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Gillibrand visits Paul Smith’s to push new invasives law

October 6, 2017
By JUSTIN A. LEVINE - Outdoors Writer ( , Lake Placid News

PAUL SMITHS - New York Sen. Kirsten Gillibrand, D-New York, visited Paul Smith's College Monday, Oct. 2 to announce a new law that she hopes will pass with bipartisan support.

Gillibrand, along with several environmental leaders, talked about the need to adopt the Invasive Fish and Wildlife Prevention Act, which would broaden the definition of "Injurious Wildlife" to cover invertebrates such as the Emerald Ash Borer.

The bill would give the U.S. Fish and Wildlife Service more power to regulate non-native species, and would add accountability for importers who bring in invasive species.

"The first line of defense in controlling invasive species is to prevent their entry in the first place," Paul Smith's College Dean of Forestry Brett McLeod said. "Paul Smith's College is pleased to support this effort to prevent the entry of both forest and aquatic pests."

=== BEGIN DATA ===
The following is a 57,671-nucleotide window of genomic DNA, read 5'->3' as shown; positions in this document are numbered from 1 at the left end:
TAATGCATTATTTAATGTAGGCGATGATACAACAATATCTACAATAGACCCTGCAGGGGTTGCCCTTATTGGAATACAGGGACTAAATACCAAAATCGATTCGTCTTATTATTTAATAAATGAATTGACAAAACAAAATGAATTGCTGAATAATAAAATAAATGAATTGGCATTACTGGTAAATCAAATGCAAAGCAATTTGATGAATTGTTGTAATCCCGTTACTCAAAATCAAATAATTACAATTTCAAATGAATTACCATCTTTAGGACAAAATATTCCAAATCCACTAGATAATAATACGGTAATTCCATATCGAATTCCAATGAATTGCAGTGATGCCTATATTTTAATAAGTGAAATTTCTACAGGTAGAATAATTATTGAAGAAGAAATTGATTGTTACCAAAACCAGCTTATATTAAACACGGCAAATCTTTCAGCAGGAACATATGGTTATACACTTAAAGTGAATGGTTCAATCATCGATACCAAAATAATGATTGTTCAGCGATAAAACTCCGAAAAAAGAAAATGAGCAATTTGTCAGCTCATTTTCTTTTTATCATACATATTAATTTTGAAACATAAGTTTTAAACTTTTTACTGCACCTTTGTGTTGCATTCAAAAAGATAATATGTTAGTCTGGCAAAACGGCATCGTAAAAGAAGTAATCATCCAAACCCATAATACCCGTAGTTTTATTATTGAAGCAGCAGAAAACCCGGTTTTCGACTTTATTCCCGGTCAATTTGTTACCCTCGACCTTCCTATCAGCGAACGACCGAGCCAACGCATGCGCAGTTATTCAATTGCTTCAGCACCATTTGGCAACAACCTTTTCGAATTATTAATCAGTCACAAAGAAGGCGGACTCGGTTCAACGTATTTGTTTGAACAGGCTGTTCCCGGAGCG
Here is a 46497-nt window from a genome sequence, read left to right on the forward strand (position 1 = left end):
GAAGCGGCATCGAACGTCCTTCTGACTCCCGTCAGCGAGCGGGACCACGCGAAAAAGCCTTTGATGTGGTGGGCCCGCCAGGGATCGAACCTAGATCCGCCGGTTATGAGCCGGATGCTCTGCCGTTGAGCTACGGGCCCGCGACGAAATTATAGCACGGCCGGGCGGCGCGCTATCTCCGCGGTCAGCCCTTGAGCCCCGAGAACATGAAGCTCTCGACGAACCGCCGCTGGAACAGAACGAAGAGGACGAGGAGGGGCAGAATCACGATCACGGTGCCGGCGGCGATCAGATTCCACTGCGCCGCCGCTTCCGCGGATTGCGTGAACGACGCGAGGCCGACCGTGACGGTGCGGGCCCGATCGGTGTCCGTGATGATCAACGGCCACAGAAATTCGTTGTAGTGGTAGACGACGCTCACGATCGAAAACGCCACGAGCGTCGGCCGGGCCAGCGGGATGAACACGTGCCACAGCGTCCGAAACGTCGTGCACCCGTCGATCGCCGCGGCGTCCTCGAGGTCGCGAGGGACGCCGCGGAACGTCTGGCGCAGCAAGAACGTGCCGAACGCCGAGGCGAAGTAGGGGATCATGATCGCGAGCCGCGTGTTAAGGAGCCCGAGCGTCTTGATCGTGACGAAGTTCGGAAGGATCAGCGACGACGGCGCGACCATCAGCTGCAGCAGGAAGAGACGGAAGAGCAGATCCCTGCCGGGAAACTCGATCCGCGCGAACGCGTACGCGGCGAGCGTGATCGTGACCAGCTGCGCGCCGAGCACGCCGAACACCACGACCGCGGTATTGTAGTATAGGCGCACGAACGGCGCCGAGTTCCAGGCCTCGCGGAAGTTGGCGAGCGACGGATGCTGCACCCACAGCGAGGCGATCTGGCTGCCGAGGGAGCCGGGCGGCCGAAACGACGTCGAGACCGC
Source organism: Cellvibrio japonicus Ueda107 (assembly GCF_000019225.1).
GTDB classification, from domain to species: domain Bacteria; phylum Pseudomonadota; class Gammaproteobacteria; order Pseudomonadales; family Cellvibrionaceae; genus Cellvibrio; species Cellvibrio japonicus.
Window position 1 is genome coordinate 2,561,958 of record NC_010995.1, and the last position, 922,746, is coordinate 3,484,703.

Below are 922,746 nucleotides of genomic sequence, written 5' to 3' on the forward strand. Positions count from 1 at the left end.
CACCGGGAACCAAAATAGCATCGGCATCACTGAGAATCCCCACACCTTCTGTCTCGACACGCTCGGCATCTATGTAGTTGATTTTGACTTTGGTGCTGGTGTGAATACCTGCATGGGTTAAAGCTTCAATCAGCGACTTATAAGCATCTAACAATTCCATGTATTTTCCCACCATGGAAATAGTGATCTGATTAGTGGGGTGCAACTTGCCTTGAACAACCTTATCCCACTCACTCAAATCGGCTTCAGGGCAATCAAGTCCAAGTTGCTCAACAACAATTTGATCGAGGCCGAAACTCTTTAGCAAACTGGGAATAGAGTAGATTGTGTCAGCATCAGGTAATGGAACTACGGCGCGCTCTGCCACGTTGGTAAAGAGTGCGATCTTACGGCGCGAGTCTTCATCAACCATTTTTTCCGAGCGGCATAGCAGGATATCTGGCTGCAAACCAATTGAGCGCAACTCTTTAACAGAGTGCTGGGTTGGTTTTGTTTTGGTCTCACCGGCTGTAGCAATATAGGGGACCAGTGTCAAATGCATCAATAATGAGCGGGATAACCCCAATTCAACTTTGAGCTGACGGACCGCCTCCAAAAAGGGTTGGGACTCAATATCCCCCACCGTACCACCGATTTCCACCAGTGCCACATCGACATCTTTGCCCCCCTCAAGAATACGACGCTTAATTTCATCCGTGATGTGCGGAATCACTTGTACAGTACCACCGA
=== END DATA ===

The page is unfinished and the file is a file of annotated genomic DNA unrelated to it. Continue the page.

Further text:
In addition to greater enforcement capabilities, the bill would establish an injurious species list and grant the USFWS powers to make emergency designations of species that cannot enter the country.

"Species like the Emerald Ash Borer are too often being discovered in New York's forests and waterways," Gillibrand said. "They're in our water supply, on our trees, they hurt our food industry and ultimately can have a very harmful affect on human health.

"We need to do more to prevent harmful invasive species from coming into New York from overseas."

She said the new law is a much needed update to current regulations.

"Right now, invasive species are regulated by an outdated, 117-year-old law that gives the U.S. Fish and Wildlife Service very limited powers to regulate non-native plants and animals," she said. "It's very difficult under this law to ban them from being imported or to block interstate sales of species that could cause harm.

"But there are many species of wildlife, including the Emerald Ash Borer, that are harming our state but still aren't included under that law."

Gillibrand is confidant that the bill can make it through Congress without much push back from the other side of the aisle.

"The good news is that a lot of people in Congress, particularly in the Senate, work well on a bipartisan basis," Gillibrand said. "There are many Republican senators I plan to work with on this.

"This is the kind of bill ... something that doesn't have to go through the whole process because there's really no objection to it. It's really common sense it should be able to go through unanimously."



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